Select Committee on Culture, Media and Sport Minutes of Evidence

Supplementary memorandum submitted by the BBC


  Angela Canning was convicted of killing her three babies. As she awaited trial, she allowed a BBC documentary team to follow her life and the preparation of her defence. Although appropriately sceptical, dispassionate and impartial about her guilt or otherwise, the film was made with her and her family's full co-operation. Canning was later convicted and sent to Durham prison. When it came to transmission of the programme, to coincide with the application to appeal against conviction, Canning asked the BBC to withdraw the film as she feared its transmission would endanger her life. She claimed that none of her fellow inmates in Durham Jail knew what her conviction was for but that if they identified her and did find out via the television programme, they would attack her. The Governor of the jail let it be known, while naturally offering no editorial opinions, that although she did not have a view on the matter; she was not in a position to offer protection to Canning in a medical segregation unit.

  The prison authorities were not able to move Canning to another jail, where Sally Clarke was awaiting appeal against the same conviction in time for the transmission. Canning let it be known that she would feel less endangered in the next jail if the film went out after she had arrived there and asked us to hold off transmission until after the move had taken place.

  Canning's husband was keen for the film to be transmitted as he thought it served rather than hindered her case. The BBC was reluctant to postpone the film. However, in the light of the prison authorities' difficulty in ensuring Canning's safety, the decision was taken to postpone the film, pending the move to the other prison. As it happened Canning was moved to the other prison and was promptly attacked before the film could be aired. The BBC takes matters of personal safety extremely seriously and the prison authorities' difficulty in ensuring safety meant the BBC decided to be prudent.

  The BBC is currently making a series of programmes in which politicians are invited to live with ordinary families and do their jobs in order to get an insight into issues on which they have had a great deal to say in the past. In one programme, Michael Portillo goes to live the life of a single mother who has four children and does two jobs to make ends meet. The children's father, her ex husband, made strenuous objections and wanted to prevent filming taking place. After making inquiries, it was judged that although he was not contributing to family finances and he did not have any legal rights in relation to the children, he had sufficient interest in the childrens' welfare to make it necessary to listen carefully to his concerns. He was worried that the programme would be an invasion of his and his children's privacy that they would become the butt of bullies at school that the families' problems (and their problems with him) might be taken out of context. He had concerns about his own right to privacy even though he was not going to participate, because of what might be said about him and his past behaviour. The father threatened to go to law to prevent the programme going ahead and refused all communication with the BBC. In the end however, as a result of a calm and patient approach, the programme makers were able to draw on their considerable experience of dealing with sensitive subjects and contributors, together with by good practice set out in the Producers' Guidelines, to explain the programme properly to the father. This is an example of how explanation and good practice can allay people's worries about intrusion, privacy and harm to welfare.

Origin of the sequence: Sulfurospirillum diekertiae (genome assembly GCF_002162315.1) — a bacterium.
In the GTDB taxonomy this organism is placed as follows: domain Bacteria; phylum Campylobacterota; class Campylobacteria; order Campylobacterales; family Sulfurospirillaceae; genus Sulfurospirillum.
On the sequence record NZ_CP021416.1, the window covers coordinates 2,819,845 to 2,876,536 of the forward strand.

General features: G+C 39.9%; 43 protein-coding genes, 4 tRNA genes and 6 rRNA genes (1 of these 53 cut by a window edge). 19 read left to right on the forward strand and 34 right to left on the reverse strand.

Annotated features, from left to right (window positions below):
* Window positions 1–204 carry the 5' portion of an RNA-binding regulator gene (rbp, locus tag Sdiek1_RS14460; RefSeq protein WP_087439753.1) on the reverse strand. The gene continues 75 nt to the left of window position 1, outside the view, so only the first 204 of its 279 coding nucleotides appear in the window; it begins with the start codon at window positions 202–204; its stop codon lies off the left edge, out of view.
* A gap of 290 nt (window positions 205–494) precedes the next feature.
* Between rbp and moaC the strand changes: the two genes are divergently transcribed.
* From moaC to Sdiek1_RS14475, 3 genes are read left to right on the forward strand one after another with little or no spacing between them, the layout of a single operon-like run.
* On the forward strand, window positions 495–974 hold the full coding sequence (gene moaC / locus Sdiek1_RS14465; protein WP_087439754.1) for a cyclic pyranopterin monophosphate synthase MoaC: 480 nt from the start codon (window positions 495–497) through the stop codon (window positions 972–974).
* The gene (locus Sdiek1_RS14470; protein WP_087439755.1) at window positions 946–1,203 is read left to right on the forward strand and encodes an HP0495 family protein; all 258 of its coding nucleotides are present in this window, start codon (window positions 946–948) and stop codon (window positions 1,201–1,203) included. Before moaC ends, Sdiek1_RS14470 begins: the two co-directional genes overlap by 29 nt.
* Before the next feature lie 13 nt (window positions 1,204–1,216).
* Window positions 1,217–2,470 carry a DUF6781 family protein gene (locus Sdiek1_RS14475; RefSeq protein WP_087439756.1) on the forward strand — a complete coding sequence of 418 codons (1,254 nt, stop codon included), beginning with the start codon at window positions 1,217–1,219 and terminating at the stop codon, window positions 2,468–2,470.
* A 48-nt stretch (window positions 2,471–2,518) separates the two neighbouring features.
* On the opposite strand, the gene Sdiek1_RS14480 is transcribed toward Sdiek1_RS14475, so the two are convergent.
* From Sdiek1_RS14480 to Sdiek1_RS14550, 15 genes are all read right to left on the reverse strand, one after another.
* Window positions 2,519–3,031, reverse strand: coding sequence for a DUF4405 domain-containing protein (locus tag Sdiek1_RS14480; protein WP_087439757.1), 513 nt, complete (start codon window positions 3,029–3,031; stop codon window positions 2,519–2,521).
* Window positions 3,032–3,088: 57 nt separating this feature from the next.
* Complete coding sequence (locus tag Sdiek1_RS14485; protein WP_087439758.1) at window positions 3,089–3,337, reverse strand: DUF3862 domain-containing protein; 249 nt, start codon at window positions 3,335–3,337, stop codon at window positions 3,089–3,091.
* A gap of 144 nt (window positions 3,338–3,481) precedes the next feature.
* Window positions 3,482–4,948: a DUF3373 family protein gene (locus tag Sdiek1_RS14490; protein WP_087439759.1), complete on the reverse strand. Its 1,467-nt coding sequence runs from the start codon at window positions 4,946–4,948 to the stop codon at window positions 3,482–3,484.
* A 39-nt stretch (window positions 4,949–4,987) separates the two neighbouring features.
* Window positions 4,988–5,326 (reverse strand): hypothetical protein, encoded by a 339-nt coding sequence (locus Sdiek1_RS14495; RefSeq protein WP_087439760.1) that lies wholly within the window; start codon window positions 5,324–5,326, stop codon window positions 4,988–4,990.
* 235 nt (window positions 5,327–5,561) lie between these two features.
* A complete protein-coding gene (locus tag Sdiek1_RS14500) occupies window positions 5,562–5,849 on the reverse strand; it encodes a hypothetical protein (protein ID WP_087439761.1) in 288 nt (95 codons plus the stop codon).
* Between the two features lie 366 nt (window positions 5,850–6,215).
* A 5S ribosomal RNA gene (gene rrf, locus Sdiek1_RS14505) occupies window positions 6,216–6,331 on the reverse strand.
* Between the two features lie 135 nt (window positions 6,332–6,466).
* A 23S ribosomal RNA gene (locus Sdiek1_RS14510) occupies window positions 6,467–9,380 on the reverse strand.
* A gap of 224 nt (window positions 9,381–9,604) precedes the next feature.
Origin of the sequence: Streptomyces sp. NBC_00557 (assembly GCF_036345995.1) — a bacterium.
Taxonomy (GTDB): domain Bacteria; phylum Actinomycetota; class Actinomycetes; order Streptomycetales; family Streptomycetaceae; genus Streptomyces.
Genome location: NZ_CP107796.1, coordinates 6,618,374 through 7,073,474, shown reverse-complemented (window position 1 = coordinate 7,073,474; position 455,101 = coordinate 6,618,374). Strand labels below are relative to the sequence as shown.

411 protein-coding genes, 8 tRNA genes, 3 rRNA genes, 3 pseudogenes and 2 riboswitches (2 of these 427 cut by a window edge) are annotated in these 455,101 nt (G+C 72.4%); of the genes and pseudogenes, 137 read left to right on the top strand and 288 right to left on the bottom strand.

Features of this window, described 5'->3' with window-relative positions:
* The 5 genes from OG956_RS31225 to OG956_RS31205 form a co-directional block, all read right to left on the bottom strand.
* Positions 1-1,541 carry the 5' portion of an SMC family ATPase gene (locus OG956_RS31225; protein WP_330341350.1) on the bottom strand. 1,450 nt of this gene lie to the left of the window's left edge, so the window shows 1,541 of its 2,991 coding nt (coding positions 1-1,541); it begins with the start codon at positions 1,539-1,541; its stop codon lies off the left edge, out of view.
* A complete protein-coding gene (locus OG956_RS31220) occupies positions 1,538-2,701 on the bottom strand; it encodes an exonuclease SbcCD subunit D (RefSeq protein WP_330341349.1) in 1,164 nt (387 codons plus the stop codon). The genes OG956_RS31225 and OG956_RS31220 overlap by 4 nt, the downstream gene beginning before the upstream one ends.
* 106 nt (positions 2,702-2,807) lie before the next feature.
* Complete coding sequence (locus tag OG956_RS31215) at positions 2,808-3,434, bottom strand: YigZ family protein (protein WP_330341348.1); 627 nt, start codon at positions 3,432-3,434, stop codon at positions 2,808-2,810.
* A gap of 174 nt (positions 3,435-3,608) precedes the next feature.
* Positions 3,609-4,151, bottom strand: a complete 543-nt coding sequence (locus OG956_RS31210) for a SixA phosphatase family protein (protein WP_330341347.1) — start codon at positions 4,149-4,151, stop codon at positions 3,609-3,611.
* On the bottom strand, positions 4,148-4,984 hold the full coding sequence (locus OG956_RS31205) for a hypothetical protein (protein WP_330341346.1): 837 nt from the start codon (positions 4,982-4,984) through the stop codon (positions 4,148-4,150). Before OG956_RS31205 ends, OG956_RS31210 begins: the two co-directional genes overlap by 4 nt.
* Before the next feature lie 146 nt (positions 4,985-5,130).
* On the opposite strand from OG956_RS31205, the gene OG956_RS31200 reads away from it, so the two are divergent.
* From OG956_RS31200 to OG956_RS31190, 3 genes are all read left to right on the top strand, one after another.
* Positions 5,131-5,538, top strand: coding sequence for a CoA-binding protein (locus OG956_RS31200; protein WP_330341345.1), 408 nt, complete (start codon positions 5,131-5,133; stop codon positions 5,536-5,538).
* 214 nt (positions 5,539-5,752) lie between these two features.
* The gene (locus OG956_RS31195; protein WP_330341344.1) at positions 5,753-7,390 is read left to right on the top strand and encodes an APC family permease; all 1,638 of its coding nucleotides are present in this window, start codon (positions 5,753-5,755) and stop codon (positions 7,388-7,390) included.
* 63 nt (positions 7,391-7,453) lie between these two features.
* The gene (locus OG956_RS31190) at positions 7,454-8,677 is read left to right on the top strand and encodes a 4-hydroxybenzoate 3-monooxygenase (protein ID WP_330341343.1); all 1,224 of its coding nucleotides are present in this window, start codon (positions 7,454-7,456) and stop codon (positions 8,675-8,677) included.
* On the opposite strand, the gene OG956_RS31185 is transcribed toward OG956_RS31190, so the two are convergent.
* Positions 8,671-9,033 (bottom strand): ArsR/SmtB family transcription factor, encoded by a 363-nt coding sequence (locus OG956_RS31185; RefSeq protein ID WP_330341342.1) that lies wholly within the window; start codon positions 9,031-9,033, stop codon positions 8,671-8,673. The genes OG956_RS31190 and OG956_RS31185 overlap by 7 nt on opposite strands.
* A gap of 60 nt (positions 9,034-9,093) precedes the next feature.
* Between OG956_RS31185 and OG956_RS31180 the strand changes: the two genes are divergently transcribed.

Last year the BBC put out a pioneering series, the Hunt for Britain's Paedophiles. After two years unprecedented access by a BBC team, the BBC was in a position to bring unprecedented material to the screen, to help understand the issues better and promote informed debate. The BBC decided that with appropriate safeguards it would identify the paedophiles in the series, including those who were living in the community. One of these men attempted to prevent transmission of the programme in which he appeared arguing Articles 8 and 3 of the HRA. The BBC won its application NOT to hide the identity of the man on the grounds of the public interest in open justice and on the grounds that the BBC was taking appropriate and responsible steps to prevent the public or paedophile coming to harm.

  The BBC recently opposed an injunction in a case brought before the Family Division concerning a programme about foundlings. A baby, found aged only a few days, featured in the programme up to the age of eight weeks. In the programme he was shown being cared for by Oxfordshire social services and a foster mother and being prepared for adoption. The prospective adoptive parents attempted to injunct the programme on behalf of the child, alleging that it would be harmful to the welfare of the child now and in the future, and that its privacy was invaded by being shown on television. Dame Butler Schloss who heard the case instead took the view that the welfare of the child was best served by its being in the programme as it might prompt the natural mother or anyone who knew her to come forward at the last minute. She overruled the adoptive parents' view that the child's privacy was invaded.

7 April 2003

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